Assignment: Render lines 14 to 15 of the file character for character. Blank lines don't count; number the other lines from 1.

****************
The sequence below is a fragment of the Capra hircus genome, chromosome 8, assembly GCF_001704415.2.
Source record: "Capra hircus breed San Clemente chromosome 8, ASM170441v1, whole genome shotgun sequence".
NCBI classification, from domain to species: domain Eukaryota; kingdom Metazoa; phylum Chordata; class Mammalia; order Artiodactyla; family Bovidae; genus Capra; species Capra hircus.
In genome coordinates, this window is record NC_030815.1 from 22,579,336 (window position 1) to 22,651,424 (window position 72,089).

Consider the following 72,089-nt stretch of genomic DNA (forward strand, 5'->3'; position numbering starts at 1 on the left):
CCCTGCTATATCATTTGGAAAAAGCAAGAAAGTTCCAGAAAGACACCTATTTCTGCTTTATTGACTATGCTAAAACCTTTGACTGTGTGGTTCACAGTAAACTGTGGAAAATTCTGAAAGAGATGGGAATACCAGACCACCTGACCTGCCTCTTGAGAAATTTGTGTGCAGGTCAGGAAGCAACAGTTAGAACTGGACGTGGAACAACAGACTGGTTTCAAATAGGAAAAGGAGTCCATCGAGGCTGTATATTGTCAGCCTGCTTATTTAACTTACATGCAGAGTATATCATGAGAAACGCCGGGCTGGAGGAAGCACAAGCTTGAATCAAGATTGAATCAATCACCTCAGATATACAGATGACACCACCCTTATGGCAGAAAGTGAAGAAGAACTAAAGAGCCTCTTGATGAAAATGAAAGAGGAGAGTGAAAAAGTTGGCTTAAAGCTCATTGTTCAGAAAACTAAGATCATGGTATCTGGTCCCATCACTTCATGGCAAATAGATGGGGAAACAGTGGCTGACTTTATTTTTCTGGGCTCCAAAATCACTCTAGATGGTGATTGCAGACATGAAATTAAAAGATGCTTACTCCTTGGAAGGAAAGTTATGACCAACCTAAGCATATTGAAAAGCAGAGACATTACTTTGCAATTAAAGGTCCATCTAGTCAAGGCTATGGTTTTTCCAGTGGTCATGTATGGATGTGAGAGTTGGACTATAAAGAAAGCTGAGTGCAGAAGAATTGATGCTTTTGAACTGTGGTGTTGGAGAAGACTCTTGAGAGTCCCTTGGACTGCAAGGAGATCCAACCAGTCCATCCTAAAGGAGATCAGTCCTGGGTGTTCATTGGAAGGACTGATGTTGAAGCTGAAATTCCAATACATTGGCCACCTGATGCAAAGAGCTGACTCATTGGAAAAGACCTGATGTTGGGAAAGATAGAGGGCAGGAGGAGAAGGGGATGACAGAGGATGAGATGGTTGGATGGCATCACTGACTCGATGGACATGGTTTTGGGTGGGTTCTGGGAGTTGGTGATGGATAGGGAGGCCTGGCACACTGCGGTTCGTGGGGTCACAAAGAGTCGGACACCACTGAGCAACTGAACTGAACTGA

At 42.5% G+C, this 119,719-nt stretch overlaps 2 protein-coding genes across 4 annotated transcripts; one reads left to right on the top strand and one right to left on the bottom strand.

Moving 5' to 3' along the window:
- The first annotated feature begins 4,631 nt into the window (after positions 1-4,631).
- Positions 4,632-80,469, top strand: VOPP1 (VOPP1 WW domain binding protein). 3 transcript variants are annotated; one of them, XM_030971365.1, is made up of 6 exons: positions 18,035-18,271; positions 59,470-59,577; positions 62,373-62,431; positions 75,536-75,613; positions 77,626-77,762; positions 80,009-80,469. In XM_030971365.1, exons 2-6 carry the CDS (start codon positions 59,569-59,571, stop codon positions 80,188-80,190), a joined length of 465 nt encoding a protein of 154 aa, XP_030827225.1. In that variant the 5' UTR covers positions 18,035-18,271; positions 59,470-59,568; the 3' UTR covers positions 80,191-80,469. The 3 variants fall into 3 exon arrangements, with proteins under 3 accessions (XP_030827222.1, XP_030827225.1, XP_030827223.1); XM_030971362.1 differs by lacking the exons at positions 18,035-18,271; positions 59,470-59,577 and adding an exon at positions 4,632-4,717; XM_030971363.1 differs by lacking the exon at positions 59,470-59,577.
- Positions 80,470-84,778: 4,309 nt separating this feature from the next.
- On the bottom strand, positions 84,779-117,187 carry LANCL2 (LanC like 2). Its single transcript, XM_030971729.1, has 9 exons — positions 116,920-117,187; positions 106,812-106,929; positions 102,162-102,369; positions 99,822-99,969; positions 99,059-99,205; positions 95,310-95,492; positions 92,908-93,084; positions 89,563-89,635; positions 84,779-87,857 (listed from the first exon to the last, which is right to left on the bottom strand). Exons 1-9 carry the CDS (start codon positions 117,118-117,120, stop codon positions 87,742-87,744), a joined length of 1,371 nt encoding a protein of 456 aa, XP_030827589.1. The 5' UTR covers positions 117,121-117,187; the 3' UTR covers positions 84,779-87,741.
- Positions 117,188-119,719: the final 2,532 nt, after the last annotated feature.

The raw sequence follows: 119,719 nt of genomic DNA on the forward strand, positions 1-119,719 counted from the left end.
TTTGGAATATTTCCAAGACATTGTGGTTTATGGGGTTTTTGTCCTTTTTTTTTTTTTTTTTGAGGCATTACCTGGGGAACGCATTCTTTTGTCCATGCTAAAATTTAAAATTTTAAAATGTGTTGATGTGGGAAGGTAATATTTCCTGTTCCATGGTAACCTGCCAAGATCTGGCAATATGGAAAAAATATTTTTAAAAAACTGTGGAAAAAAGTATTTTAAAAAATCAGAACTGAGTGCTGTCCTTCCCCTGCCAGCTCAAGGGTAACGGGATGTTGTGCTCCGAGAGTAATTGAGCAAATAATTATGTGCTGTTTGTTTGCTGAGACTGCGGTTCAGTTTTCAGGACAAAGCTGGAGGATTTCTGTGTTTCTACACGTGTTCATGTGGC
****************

The raw sequence follows: 119,719 nt of genomic DNA on the forward strand, positions 1-119,719 counted from the left end.
TTTGGAATATTTCCAAGACATTGTGGTTTATGGGGTTTTTGTCCTTTTTTTTTTTTTTTTTGAGGCATTACCTGGGGAACGCATTCTTTTGTCCATGCTAAAATTTAAAATTTTAAAATGTGTTGATGTGGGAAGGTAATATTTCCTGTTCCATGGTAACCTGCCAAGATCTGGCAATATGGAAAAAATATTTTTAAAAAACTGTGGAAAAAAGTATTTTAAAAAATCAGAACTGAGTGCTGTCCTTCCCCTGCCAGCTCAAGGGTAACGGGATGTTGTGCTCCGAGAGTAATTGAGCAAATAATTATGTGCTGTTTGTTTGCTGAGACTGCGGTTCAGTTTTCAGGACAAAGCTGGAGGATTTCTGTGTTTCTACACGTGTTCATGTGGC